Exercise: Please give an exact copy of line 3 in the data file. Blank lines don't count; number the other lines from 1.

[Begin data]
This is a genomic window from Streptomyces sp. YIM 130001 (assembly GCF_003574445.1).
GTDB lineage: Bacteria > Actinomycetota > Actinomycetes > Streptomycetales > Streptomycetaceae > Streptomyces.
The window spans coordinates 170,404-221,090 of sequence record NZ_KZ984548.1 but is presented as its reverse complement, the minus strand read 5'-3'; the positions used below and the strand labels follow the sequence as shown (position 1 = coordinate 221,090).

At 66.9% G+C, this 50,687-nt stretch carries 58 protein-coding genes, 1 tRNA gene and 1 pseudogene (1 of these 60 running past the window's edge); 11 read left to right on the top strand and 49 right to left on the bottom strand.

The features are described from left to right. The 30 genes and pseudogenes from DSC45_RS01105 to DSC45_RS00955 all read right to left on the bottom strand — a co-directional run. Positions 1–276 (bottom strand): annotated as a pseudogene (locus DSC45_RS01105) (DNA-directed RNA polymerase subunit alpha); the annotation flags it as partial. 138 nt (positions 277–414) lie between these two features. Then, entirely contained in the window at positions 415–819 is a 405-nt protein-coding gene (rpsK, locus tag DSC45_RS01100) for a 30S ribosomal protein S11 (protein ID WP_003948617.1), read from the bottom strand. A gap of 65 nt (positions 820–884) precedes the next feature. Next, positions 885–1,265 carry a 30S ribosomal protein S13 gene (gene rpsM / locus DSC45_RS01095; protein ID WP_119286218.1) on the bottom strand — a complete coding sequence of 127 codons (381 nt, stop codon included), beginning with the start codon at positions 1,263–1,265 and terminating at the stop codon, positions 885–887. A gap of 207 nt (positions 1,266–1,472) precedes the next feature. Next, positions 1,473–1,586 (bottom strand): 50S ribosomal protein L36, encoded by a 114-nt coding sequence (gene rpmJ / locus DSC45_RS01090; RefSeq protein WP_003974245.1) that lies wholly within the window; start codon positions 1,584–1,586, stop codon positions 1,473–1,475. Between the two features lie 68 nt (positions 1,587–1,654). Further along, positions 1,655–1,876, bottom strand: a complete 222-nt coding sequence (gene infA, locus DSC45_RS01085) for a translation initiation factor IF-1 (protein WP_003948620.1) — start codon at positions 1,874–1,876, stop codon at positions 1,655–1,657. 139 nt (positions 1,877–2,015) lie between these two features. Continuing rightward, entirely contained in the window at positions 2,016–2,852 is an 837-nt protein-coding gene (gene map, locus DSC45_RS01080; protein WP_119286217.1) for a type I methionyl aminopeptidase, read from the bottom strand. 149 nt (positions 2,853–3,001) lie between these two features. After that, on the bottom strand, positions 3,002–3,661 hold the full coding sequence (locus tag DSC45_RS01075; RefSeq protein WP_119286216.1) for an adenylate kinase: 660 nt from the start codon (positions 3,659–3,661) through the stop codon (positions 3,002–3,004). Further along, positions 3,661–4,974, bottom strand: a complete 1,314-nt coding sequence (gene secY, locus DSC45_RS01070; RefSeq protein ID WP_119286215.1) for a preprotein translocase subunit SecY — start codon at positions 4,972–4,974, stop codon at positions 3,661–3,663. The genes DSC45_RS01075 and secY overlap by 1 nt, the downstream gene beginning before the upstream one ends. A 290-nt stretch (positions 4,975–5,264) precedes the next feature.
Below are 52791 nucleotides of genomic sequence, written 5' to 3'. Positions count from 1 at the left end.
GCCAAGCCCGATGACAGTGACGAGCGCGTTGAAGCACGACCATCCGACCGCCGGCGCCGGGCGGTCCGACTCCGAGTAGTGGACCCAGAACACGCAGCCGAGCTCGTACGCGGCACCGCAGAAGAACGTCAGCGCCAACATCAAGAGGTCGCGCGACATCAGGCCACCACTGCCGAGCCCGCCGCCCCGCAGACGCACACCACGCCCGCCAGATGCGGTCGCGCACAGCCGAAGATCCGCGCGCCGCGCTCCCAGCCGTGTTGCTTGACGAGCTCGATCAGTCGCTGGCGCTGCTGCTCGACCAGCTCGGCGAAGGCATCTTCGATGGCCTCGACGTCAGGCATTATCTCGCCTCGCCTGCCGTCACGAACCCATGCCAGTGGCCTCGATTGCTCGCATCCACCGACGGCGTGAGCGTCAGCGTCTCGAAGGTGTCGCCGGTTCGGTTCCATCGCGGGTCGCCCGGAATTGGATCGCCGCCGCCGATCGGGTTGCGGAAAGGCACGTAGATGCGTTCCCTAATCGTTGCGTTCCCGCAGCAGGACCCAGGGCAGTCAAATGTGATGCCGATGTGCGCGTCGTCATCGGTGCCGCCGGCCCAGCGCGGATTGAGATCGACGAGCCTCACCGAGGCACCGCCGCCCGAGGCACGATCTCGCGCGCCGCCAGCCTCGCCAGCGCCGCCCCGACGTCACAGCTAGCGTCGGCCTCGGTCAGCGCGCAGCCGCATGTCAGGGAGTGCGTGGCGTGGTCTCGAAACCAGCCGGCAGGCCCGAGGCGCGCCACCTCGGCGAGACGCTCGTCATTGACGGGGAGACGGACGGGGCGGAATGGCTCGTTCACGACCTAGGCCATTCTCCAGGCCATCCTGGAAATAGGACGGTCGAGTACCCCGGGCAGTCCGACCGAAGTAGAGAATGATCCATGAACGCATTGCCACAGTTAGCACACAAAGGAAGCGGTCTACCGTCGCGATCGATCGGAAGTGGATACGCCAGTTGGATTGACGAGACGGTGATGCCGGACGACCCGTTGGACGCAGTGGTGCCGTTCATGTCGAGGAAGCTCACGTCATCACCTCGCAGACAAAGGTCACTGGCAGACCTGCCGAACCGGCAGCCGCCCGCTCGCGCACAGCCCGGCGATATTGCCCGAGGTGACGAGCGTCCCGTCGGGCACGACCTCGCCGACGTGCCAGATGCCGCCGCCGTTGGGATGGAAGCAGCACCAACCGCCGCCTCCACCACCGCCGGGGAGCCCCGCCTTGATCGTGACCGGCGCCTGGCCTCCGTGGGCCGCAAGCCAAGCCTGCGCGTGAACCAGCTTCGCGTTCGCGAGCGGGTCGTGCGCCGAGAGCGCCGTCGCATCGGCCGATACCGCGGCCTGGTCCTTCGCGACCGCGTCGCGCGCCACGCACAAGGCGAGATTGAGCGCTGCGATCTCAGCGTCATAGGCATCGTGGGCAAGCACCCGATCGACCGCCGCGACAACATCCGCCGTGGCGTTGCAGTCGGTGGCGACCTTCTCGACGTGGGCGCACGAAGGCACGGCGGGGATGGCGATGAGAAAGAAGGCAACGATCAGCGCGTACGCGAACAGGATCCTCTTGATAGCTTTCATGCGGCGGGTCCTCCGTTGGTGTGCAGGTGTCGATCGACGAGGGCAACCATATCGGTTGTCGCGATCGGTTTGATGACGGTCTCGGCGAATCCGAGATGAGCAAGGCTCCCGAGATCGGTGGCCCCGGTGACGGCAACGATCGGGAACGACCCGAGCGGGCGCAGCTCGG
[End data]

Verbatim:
The window spans coordinates 170,404-221,090 of sequence record NZ_KZ984548.1 but is presented as its reverse complement, the minus strand read 5'-3'; the positions used below and the strand labels follow the sequence as shown (position 1 = coordinate 221,090).